4. Expecting payment for features that are high maintenance: Things like pools and hot tubs don’t always return their value. Many home buyers aren’t interested in keeping up with that maintenance and it’s unreasonable to charge them for the assumption that they’ll keep up with it.
  5. Believing “It’s okay if this doesn’t work”: If your shower head is broken, the A/C is messed up, or a ceiling is cracked, you should do all you can to replace or repair it before listing your house. If you can’t, don’t expect anyone to pay the full listing price.
  6. Being nose-blind: Like those Febreeze commercials tell us, it’s common that we go nose-blind to our surroundings simply because we’re so used to them (i.e. a smoker doesn’t notice their house or clothes smell like smoke). Go back and check off deep cleaning, and then ask someone you really trust to come in and tell you how the house smells to an outsider. Trust me, this will be one of the first things a buyer notices.
  7. Leaving pets home during showings: Due to the unpredictability with strangers – or the potential allergies the strangers may have – it’s best to make arrangements for your pets to be elsewhere during showings.

At the end of the day, you have to look at your house from an outsider’s perspective. Getting feedback and opinions from friends and family can help this process.

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Real Estate Brokerage

Should brokerages have an internal communication strategy?

(REAL ESTATE BROKERAGE) It’s not common to have an internal communication strategy, but your brokerage should. Here’s how to set it up.

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internal communication strategy

It’s never a bad time to start fresh, personally and professionally. Help your organization by taking into account what’s happened in recent history and where you want to go. From there, you will determine what steps are necessary to achieve your goals.

Writing an internal communication (IC) strategy can be the first step in mapping your goals and is virtually unused in the real estate industry. According to All Things IC, an “internal communication strategy is like a map, an outline of your organization’s journey. It’s the big picture of what you want to achieve.” This can be done by a brokerage, or an independent agent alike.

Great! So, where do you start? First, know what an IC strategy needs to address. This includes the where, how, what, and why.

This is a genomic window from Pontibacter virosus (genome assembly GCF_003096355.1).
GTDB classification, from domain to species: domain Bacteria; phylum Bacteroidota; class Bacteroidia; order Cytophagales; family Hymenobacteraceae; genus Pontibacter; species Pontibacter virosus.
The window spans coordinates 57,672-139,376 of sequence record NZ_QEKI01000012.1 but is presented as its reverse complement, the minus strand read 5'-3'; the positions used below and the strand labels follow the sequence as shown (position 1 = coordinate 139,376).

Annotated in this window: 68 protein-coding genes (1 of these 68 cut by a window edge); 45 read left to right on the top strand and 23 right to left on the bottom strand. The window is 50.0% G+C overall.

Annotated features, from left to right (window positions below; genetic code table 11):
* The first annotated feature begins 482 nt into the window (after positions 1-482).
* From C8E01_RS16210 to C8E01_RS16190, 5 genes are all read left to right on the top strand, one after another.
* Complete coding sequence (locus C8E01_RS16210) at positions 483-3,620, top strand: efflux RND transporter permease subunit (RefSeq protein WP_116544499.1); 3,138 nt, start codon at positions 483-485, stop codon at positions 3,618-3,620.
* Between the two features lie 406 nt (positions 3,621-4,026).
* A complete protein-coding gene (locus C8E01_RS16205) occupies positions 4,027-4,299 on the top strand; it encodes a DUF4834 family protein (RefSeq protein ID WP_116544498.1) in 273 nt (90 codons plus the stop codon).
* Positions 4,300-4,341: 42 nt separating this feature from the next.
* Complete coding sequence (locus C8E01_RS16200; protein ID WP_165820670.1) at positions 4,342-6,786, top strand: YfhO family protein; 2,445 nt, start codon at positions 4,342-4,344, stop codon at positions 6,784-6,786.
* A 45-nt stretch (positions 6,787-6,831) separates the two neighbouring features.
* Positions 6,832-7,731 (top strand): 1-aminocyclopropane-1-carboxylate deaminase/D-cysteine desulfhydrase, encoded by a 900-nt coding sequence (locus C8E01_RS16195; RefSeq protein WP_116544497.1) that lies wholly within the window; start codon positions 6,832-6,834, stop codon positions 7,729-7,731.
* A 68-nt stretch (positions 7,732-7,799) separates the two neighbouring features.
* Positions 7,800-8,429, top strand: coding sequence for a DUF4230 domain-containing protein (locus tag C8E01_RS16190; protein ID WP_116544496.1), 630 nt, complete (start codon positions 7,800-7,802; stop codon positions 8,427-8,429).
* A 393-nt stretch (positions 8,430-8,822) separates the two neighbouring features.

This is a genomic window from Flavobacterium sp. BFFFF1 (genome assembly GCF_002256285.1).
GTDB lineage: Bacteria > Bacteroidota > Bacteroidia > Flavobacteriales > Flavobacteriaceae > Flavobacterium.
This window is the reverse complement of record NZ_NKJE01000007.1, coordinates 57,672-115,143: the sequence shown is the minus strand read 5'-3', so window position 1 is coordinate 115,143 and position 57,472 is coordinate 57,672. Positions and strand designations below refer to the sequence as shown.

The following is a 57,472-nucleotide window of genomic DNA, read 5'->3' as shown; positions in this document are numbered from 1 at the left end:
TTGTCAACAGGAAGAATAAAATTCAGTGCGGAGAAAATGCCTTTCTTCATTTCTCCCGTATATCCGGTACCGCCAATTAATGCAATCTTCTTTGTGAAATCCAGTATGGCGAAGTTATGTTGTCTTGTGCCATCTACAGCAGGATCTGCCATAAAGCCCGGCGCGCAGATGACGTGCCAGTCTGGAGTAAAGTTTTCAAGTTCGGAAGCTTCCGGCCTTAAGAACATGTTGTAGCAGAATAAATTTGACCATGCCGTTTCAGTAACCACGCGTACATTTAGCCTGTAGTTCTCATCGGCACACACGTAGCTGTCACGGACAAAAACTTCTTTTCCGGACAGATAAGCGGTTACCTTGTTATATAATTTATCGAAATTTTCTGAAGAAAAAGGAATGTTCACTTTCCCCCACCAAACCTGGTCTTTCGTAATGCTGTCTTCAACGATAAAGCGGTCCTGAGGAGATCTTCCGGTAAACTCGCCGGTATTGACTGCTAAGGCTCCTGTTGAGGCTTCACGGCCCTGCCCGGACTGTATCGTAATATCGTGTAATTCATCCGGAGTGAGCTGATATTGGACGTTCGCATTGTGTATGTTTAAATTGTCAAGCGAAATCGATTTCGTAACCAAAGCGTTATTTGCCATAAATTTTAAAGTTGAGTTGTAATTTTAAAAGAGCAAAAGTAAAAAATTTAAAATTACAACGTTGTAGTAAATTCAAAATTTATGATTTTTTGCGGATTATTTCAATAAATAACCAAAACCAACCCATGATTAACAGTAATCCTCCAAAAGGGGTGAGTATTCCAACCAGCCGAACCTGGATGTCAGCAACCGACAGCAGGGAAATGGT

Write down the current state of the company, then state where you’re heading, or where you’d like to be. Create a list of objectives to support this.

Then break into your “how.” Explain how you are going to get to where you want to be, as well as how long it will take and why.

You’ll then venture over to a “what” by outlining what is involved along the way to your goal. Then, throw in a little “why” by explaining why this approach is the best for the job.

Go back to “how” and tell how you’ll know when you’ve reached your destination. This part will require tangibles, measurements to support a change in reaching your goal.

Finally, give one more “what” and address what will happen if you don’t change the way you’re currently operating. If things are working for your organization, that’s great! But, there is always room for improvement.

For an internal communication strategy, it is important to include the following: a title, an issue/purpose, structure, executive summary, audience segmentation/stakeholder mapping, a timeline, channels, measurement, communication objective, approval process and responsibilities, key messages, and an appendix.

Now, what was missing from the initial inclusions was a “who.” So, who should be the one to write this document?

Well, it needs to be someone with a strong understanding and implementation for internal communications. This can be done internally by someone on staff who is an expert; or, it can be outsourced to an expert. Regardless of who writes it, make sure it is clear and concise for the audience at hand.

What is most important to remember is that writing an internal communication strategy is just half the battle. Your work is not done once this document is agreed upon by the leadership team. And finally, you must be willing to enforce what’s written on these pages and be ready to make the changes you’ve outlined.